5 NFL Teams That Struck Gold in Free Agency
Though it’s widely known that Super Bowls are not won in March, several teams certainly seem to be planting some really promising seeds for the winter harvest.
NFL free agency should be utilized, not as a resource to define your roster, but as a supplement to a roster built through the draft. In the age of limited cap space, no team can afford to build a winner with overpriced veterans. Instead the name of the game is to strike gold with maximum talent at the lowest price possible.
It’s important to note that a player’s cost is relative to their value.
So, if you’re careful and understand the precious timing involved in hauling in high-priced superstars, you may be able to delicately navigate through the treacherous seas of the NFL’s version of March Madness and come out on top.
With several talented individuals still unclaimed, and the NFL Draft just on the horizon, these teams have managed to add or retain more talent than the competition thus far. As a result, they have helped their chances tremendously in 2014.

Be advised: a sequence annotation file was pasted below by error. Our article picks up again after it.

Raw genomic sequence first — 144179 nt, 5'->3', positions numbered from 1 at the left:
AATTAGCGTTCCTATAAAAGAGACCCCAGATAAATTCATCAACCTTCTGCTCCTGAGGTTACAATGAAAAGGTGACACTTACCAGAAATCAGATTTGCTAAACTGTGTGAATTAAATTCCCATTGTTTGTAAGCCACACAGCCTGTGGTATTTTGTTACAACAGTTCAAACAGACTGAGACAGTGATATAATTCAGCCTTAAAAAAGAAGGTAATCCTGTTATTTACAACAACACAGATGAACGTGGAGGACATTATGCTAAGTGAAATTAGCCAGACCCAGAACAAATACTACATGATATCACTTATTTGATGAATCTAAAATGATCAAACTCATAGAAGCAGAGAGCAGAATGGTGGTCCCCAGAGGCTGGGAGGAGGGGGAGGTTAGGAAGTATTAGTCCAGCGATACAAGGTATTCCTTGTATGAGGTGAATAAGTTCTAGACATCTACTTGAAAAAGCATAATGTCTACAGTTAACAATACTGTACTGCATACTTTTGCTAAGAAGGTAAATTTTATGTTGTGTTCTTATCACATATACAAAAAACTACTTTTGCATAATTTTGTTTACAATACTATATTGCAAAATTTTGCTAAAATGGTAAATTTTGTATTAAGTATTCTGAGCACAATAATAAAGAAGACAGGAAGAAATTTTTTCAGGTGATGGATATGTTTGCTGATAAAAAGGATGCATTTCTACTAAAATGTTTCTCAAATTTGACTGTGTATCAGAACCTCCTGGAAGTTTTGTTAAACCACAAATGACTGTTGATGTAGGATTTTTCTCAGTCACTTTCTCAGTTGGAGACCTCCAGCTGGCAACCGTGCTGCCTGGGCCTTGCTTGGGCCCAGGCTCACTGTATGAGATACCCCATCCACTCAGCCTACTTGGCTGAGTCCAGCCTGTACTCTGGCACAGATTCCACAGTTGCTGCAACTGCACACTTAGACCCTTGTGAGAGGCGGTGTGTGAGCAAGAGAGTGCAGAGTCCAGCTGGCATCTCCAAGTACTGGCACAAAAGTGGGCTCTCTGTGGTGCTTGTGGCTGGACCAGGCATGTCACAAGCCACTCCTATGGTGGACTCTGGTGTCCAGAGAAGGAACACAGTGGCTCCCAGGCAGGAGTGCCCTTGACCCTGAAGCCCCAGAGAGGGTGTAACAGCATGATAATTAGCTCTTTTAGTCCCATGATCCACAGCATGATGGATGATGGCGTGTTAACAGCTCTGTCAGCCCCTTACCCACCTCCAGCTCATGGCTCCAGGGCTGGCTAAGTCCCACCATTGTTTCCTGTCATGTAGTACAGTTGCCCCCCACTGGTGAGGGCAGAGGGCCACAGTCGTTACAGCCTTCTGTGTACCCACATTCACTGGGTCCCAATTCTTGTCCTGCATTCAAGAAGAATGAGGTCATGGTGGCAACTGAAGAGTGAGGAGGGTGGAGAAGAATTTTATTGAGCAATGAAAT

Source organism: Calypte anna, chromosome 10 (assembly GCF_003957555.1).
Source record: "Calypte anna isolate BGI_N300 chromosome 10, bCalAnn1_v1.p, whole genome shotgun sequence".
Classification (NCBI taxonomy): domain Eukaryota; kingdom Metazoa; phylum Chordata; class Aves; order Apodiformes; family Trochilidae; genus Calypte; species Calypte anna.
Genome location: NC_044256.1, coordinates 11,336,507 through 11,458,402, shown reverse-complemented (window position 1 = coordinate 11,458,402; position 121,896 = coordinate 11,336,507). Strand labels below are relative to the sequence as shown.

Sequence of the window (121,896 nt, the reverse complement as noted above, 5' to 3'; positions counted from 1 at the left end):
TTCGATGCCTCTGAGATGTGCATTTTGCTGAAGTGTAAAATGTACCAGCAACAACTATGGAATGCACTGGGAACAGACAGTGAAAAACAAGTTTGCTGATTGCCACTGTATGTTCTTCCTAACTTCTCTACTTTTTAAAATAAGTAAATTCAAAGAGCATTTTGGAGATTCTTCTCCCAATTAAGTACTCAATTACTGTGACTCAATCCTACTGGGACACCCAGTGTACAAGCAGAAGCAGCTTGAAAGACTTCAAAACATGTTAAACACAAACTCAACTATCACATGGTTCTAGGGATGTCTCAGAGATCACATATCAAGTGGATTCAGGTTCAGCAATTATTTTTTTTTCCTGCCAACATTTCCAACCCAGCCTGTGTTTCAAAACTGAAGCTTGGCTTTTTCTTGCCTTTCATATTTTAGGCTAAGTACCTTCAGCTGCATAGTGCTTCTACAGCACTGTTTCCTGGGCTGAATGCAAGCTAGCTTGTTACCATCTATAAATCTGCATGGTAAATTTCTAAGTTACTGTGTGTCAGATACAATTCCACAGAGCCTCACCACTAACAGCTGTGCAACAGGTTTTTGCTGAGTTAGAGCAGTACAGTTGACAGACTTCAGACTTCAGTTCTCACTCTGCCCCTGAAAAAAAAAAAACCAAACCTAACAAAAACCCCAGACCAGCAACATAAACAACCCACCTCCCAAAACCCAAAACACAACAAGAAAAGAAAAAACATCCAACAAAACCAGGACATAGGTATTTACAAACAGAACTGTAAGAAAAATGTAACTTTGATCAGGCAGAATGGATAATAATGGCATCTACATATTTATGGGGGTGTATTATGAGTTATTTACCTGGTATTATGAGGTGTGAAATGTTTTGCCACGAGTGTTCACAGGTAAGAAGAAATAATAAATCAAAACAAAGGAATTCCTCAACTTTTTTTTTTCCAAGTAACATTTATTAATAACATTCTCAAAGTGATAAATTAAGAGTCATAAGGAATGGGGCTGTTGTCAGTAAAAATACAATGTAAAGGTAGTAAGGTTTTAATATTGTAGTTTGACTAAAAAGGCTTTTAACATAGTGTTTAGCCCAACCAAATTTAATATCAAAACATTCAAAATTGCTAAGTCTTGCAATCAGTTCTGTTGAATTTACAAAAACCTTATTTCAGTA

One of the best aspects to the Cardinals' free-agency maneuvers is they wisely managed to keep their core contributors, along with guys they intend on building around, while having the wherewithal to cut ties with costly commodities.
On the first day of free agency, the Cardinals lured Jared Veldheer away from Oakland with a five-year, $35 million deal, per ESPN's Adam Schefter. NFL.com's Ian Rapoport reported that Veldheer received $17 million in guaranteed money.